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Daily brief

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Winter is coming

Is it a wall? Is it a cliff?

President Joko Widodo, the host of the IMF gathering in Bali, quoted Nedd Stark as he warned of the risks facing the global economy. He was referring principally to Trump's trade war and the breakdown of old alliances but he could also have had his eye on Germany's coalition, Italy's deficit financing and, of course, Brexit.  

On this side of the Channel the most immediate concern was that Britain is no closer to a Brexit deal with the EU than it was last time an agreement was just around the corner. Worse, factional disagreements within the cabinet were gaining greater media coverage at the end of last week. The realisation that there could, after all, be a no-deal Brexit banished the complacency investors had felt earlier in the week.

During most of Friday sterling was on the retreat and it took another whack in the Far East this morning after it came out that Brexit Secretary Raab's weekend trip to Brussels had achieved nothing. Compared with Friday morning's levels the pound is lower on every front, down by an average of 0.9%. Its losses include half a euro cent and one and a quarter US cents.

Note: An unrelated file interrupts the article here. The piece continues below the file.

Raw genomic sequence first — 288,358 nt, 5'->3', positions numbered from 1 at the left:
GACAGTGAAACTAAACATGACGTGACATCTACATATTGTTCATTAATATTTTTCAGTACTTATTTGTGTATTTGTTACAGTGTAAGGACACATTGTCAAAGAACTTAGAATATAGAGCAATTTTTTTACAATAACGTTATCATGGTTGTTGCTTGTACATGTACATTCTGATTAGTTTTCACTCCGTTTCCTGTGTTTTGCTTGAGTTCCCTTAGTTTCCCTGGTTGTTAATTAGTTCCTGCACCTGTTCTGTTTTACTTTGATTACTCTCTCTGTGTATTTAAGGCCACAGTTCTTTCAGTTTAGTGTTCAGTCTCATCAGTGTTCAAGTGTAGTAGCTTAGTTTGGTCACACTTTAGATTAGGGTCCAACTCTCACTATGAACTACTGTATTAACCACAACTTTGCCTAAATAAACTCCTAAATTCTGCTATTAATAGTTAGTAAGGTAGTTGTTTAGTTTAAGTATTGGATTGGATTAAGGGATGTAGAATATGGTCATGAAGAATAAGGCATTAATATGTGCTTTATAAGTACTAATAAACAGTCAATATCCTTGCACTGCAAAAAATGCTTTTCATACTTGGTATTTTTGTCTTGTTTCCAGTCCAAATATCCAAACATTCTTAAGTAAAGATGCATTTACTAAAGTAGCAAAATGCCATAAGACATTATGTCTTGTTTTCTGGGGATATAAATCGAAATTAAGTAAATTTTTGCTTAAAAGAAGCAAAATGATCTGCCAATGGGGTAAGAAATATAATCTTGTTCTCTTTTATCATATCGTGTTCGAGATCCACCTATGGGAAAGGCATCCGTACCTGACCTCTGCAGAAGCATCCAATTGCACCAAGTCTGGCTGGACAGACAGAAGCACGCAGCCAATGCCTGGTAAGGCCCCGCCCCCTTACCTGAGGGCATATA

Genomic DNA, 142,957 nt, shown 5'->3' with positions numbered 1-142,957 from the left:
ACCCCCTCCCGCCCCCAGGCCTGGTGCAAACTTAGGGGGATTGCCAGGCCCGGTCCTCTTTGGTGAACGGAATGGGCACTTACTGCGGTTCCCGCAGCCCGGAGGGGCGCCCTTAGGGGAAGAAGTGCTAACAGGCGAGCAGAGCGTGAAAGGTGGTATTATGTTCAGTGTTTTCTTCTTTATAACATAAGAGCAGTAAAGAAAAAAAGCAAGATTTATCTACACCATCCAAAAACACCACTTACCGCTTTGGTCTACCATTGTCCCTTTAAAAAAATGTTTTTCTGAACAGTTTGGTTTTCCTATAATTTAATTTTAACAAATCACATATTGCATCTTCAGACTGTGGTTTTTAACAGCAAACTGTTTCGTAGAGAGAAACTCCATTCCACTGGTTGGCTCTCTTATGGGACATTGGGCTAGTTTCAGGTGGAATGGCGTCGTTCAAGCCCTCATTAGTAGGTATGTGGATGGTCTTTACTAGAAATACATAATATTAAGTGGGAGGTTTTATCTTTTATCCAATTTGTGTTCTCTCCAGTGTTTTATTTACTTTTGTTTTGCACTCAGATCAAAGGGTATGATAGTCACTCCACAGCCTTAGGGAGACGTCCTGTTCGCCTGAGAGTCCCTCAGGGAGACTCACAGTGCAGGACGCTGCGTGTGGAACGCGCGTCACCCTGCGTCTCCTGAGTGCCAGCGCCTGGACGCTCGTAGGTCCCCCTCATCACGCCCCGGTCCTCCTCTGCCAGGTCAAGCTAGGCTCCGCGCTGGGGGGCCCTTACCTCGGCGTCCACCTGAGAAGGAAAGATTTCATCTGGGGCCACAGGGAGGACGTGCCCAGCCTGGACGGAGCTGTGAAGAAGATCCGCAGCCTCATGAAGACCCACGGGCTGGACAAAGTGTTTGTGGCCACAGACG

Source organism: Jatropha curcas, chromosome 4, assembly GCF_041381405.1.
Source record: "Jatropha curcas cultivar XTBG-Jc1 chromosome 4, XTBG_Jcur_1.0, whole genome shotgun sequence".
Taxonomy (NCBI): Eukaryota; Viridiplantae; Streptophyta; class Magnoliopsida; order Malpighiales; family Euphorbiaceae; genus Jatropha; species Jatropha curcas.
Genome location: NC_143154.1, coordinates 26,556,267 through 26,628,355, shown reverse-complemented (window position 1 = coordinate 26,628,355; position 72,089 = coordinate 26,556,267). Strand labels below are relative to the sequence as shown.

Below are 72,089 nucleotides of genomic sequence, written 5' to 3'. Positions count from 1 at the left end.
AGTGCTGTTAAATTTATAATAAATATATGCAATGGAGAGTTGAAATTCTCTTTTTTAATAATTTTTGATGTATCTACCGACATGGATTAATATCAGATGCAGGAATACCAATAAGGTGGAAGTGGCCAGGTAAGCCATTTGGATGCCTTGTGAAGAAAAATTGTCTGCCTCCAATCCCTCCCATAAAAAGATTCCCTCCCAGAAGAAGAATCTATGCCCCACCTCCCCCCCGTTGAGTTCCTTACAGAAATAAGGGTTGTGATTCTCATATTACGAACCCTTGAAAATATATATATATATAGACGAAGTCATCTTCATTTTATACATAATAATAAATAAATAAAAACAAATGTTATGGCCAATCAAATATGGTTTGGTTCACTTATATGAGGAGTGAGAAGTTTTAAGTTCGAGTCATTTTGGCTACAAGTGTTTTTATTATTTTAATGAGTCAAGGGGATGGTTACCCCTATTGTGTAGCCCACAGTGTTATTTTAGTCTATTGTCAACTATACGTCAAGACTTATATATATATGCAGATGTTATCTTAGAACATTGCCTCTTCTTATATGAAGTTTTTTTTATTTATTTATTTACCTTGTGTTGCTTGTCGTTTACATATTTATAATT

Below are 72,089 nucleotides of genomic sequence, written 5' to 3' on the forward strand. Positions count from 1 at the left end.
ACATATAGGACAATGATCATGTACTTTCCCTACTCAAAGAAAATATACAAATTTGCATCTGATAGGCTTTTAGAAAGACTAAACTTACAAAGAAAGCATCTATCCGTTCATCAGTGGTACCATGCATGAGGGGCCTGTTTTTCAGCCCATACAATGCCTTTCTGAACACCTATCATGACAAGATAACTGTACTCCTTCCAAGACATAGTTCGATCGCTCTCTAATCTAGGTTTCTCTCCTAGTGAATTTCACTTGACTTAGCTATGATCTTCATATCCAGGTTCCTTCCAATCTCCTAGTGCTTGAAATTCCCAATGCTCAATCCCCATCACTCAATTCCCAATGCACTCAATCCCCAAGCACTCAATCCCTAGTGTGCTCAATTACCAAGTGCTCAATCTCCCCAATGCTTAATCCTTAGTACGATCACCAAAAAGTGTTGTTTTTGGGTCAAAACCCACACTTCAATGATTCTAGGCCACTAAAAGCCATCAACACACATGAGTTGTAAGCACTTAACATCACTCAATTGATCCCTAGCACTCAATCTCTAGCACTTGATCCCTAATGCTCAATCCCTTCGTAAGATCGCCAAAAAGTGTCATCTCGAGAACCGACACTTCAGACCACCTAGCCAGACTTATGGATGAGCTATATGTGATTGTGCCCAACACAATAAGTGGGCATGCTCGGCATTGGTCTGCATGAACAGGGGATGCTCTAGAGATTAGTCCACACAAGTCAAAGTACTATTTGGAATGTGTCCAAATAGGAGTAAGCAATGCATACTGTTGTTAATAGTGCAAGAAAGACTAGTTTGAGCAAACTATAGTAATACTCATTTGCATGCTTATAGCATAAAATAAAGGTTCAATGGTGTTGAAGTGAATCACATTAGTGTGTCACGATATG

Euro damned with faint praise

The euro had a better day than sterling  but it did not exactly cover itself with glory. The common currency was in penultimate position among the majors with an average loss of 0.4%. Its problems at the end of last week centred on Italy's debt: this morning they related to an election upset in Germany.  

At the weekend the European Central Bank president weighed into the spat about Italy. He called upon Rome's leaders to tone down their anti-EU rhetoric, especially the bit about pulling out of the single currency and reinstating the lira

Chancellor Angela Merkel's close companion party, the Bavarian CSU, took a drubbing in the elections for the state parliament. Having won 47% of the votes four years ago it took just 37% yesterday. There will be no immediate impact on Frau Merkel's coalition but the negative implications are clear.

Other stuff to worry about

The continued absence of Jamal Khashoggi, a journalist who was last seen entering the Saudi consulate in Istanbul, could provoke a new international spat just as another one is put to rest. At the weekend Turkey released an American priest whose imprisonment had strained relations between Ankara and Washington.

There are at least two ways the Saudi situation could go wrong. Both of them would probably mean higher oil prices. However, the opening shots have been fired by Trump, who threatened "very very powerful" things and by the Saudi regime who promised to "respond with greater action". 

Down among any other business, the ecostats that will matter today and overnight come from the United States, New Zealand and China. The US numbers relate to September's retail sales while the figures from China and NZ cover inflation.

GBP gaps lower after Raab retreat

GBP gaps lower after Raab retreat

EUR haunted by Salvini and Merkel

EUR haunted by Salvini and Merkel

USD awaits retail sales data

USD awaits retail sales data

NZD inflation out tonight

NZD inflation out tonight

CNY inflation out tonight

CNY inflation out tonight

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